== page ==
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Potential Drugs from Poorly Understood Costa Rican Biota


The long-term objective of this proposal is the establishment of an International Cooperative Biodiversity Group (ICBG) that would form an interdisciplinary team to discover pharmaceutical agents from poorly understood Costa Rican organisms. The initial group, in this planning phase, is the National Biodiversity Institute (INBio) in Costa Rica and several laboratories, centers, and initiatives at the Harvard Medical School (HMS). The poorly understood organisms are endophytic fungi, the fungi that live inside higher plants, and uncultured microbes from a variety of environments. The primary focus will be endophytic fungi, and these will be field collected, strain selected, fermented, extracted, and pre-fractionated at INBio. The resulting fractions will be submitted to high-throughput screening (HTS) at the Harvard Medical School and the Harvard School of Public Health. The number of screens is exceptionally broad, and the major therapeutic areas explored will be cancer, neurodegenerative diseases, and malaria. The planning phase of the grant will establish technologies and protocols for the planned ICBG. Key technologies are the use of BioXplore to prefractionate natural product extracts and the utility of high-throughput DNA sequencing to establish molecular taxonomy for the poorly understood organisms. The separation technology will be assess both through analysis of HTS screening data and benchmarking the efficiency of purifying compounds from key fractions.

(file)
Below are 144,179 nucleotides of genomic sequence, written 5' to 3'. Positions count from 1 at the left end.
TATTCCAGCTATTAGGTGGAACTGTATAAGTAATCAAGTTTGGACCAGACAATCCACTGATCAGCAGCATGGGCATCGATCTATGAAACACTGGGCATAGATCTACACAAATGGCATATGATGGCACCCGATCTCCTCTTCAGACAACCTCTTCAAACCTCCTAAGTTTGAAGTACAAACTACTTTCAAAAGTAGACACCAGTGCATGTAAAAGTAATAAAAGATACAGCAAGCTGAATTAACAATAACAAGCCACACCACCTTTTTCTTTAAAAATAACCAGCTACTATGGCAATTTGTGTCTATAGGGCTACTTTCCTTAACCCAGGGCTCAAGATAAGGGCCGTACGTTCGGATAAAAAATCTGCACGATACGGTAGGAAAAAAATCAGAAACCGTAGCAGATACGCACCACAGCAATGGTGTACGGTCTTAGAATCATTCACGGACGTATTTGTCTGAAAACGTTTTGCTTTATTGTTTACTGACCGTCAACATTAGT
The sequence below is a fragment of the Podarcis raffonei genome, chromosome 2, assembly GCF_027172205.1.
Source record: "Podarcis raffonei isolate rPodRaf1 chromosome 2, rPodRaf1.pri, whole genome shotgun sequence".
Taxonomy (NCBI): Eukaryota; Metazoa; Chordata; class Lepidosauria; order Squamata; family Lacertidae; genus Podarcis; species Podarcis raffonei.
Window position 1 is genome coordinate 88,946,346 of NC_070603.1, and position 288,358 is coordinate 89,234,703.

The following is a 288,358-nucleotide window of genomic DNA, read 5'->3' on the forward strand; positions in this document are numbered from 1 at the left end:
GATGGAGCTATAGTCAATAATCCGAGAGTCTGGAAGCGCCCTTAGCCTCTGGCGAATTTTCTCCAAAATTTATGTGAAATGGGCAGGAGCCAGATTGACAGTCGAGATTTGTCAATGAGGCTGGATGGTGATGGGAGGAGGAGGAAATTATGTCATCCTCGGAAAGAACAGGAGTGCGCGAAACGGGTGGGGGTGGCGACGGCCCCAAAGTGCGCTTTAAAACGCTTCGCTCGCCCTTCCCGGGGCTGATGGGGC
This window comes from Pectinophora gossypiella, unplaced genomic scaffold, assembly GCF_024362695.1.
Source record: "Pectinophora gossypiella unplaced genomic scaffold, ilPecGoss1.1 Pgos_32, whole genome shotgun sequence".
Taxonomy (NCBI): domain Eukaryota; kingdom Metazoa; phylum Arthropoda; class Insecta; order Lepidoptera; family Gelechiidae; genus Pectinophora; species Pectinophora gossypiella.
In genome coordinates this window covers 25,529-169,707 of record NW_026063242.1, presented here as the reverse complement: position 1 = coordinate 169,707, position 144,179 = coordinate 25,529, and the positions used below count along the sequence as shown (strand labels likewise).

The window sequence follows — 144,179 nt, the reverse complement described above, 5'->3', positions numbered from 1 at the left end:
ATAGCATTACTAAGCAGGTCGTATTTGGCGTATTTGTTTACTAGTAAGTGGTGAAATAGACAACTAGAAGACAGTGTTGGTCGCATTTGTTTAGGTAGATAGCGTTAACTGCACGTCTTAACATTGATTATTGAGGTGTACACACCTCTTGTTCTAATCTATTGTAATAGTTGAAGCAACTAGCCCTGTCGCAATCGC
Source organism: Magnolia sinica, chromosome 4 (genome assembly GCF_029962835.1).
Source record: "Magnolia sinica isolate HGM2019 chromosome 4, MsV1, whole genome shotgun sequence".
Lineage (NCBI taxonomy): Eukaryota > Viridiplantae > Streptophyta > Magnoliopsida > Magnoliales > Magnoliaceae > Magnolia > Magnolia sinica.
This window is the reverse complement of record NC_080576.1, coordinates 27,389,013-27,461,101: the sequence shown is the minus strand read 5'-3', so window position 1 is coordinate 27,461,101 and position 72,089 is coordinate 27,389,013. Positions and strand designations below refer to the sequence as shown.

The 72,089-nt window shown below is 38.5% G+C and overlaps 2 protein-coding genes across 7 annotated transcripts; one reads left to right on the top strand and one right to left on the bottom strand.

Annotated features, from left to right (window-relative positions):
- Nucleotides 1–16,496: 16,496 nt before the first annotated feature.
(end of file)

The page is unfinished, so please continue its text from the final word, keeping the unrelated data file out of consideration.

Funded by the NIH National Center for Advancing Translational Sciences through its Clinical and Translational Science Awards Program, grant number UL1TR002541.